apt and automatic removal of unused dependencies

John Skaller skaller at users.sourceforge.net
Wed Jul 6 00:39:32 CDT 2005

On Tue, 2005-07-05 at 18:36 +0200, Michael Vogt wrote:

> Right now everything that was installed by the intaller is considered
> a manual install. That means removing a meta-package does nothing. If
> you install a meta-package and then remove it later it will ask if it
> should remove the dependencies that where installed as part of that
> package. 

here is my $A0.05 worth (we don't have 2c in Oz anymore ..)

Let's consider a 'theoretical' metapackage 'user' that
depends on everything the user actually uses.

Whilst 'user' is installed, the packages the user
uses will not be removed.

If the user removes a package (or replaces it with
one with different dependencies) this automatically
makes some packages unreachable.

The algorithm required to handle this is the same
as any garbage collector: the user package is just
the 'root'.

Removing packages unreachable by the root is now
a simple well understood process that can be
put in a cron job..

The issue is how to discover if a package is actually
being used.

For example I can install package A and get its
dependency B, and then I might start using 
the wonderful package B .. throw out A .. and
be very surprised when B disappeared.

It seems to me 'asking' the user 'do you want to keep
or remove package B' is the wrong approach. The user
may be using B, but has no idea of the package name.

Instead, some way of actually detecting if the user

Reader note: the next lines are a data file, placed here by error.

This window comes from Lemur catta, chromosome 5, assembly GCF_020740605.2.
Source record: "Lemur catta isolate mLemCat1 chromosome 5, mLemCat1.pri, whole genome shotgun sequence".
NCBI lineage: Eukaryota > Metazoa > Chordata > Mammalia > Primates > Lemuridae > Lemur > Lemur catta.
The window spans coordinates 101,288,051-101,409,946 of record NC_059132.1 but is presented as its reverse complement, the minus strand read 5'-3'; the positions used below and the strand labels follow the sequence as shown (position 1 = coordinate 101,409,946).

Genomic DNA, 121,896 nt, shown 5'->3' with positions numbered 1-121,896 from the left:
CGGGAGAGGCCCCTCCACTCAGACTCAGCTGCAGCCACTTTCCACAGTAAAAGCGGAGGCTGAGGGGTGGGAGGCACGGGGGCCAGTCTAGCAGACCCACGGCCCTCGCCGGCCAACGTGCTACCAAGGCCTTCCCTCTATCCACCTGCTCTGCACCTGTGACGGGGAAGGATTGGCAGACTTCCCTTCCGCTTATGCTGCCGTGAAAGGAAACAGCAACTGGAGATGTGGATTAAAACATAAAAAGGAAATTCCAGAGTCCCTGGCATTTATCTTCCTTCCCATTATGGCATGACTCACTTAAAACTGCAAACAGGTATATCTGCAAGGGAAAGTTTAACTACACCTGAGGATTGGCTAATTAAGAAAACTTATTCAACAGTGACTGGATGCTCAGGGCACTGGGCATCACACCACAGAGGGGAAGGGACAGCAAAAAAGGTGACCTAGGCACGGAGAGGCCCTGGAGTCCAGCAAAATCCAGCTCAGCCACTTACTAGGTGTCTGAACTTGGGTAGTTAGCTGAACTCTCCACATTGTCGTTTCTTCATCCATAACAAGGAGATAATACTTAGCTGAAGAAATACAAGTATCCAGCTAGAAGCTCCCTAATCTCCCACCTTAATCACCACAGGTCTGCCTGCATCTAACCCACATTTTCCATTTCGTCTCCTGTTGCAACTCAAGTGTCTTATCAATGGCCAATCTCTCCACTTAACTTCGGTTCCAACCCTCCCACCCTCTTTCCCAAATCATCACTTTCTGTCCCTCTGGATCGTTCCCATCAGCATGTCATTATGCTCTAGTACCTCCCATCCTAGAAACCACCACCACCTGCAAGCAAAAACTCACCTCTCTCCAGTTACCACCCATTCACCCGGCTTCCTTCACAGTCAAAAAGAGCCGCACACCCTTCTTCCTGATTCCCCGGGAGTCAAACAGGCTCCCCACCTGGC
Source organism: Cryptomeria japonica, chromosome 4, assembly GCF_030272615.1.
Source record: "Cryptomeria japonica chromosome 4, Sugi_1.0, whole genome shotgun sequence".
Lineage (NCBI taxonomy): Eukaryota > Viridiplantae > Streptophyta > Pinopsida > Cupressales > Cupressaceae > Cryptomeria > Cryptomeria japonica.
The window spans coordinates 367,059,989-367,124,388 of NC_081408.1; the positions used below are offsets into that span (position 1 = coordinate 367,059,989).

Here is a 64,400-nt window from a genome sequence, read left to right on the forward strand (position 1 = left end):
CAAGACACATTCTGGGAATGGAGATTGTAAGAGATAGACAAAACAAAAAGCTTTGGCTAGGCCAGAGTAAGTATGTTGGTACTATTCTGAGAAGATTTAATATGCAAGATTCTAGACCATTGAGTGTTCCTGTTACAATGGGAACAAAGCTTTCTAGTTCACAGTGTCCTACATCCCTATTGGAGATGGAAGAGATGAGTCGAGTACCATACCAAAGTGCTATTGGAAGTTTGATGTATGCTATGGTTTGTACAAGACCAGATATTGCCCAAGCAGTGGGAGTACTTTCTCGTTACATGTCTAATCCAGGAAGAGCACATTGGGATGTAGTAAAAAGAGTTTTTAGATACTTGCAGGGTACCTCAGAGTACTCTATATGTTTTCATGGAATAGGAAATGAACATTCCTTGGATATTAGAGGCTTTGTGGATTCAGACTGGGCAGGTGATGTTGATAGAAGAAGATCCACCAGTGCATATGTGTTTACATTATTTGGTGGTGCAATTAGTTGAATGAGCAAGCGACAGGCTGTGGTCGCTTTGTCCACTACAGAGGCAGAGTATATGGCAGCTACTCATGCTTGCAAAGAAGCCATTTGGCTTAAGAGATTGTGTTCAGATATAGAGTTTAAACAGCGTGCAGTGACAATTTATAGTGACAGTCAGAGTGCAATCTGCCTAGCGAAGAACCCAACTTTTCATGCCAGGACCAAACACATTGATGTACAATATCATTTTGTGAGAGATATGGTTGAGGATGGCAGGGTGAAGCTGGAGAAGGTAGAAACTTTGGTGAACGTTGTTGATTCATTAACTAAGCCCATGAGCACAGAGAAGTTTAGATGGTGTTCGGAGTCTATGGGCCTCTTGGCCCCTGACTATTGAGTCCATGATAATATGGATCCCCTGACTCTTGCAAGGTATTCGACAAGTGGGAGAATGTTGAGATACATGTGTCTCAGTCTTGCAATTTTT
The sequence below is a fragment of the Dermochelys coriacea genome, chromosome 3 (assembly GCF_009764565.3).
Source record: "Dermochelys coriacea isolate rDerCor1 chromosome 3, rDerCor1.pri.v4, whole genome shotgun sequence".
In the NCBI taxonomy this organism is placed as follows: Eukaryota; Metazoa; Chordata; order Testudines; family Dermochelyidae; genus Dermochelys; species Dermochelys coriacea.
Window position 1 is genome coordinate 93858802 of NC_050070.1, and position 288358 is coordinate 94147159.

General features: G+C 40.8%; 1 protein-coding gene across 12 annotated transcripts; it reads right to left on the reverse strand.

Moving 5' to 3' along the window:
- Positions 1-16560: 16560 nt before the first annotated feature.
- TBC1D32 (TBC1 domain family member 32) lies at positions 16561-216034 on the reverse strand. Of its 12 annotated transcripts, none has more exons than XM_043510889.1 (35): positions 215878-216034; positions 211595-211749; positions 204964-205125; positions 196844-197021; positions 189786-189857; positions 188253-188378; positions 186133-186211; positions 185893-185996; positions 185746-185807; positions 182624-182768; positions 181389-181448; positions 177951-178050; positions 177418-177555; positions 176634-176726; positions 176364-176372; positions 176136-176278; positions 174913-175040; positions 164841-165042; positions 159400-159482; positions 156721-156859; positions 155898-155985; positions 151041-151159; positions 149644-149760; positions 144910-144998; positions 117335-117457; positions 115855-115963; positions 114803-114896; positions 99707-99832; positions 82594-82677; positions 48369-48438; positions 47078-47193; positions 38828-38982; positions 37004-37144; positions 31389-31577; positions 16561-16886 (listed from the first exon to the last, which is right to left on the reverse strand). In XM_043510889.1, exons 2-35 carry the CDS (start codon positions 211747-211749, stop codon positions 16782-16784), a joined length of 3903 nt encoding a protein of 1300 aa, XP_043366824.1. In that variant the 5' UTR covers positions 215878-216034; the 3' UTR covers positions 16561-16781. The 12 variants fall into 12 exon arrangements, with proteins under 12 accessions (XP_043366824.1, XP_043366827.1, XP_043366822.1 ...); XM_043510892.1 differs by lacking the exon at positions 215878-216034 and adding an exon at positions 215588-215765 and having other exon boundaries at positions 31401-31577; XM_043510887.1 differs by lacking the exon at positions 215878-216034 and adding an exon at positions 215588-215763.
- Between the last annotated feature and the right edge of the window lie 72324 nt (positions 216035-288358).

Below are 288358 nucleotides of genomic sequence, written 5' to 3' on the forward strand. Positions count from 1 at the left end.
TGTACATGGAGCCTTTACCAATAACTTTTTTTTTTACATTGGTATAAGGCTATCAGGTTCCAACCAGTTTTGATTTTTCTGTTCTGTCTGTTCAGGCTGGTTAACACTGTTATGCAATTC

is using B directly, or via some software that was
not installed as a package, would be a better solution.

In general, this seems impossible .. but for GNOME
it should be possible, provided an 'application'
has some way of telling GNOME what package it came
with, GNOME can then register that package as a
user 'root' package.

In turn that suggests certain kinds of packages,
such as GNOME applets or the drivers they require,
are suitable for auto-removal, whilst other packages,
such a compiler, are not (because there's no way to
actually tell if the user is using it).


(a) each package determines if it is a candidate 
for auto-removal.

(b) GNOME registers a package as 'used' on invocation
of an applet that is associated with a package

(c) There has to be some way for the applet to be
associated with the package that installed it.

(d) reaping unused packages is a simple
non-interactive garbage collection algorithm

Crudely -- if there isn't an icon on the display
or in a menu .. the user can't invoke it, so
it is unreachable garbage and should be removed.

John Skaller <skaller at users dot sourceforge dot net>
Download Felix: http://felix.sf.net
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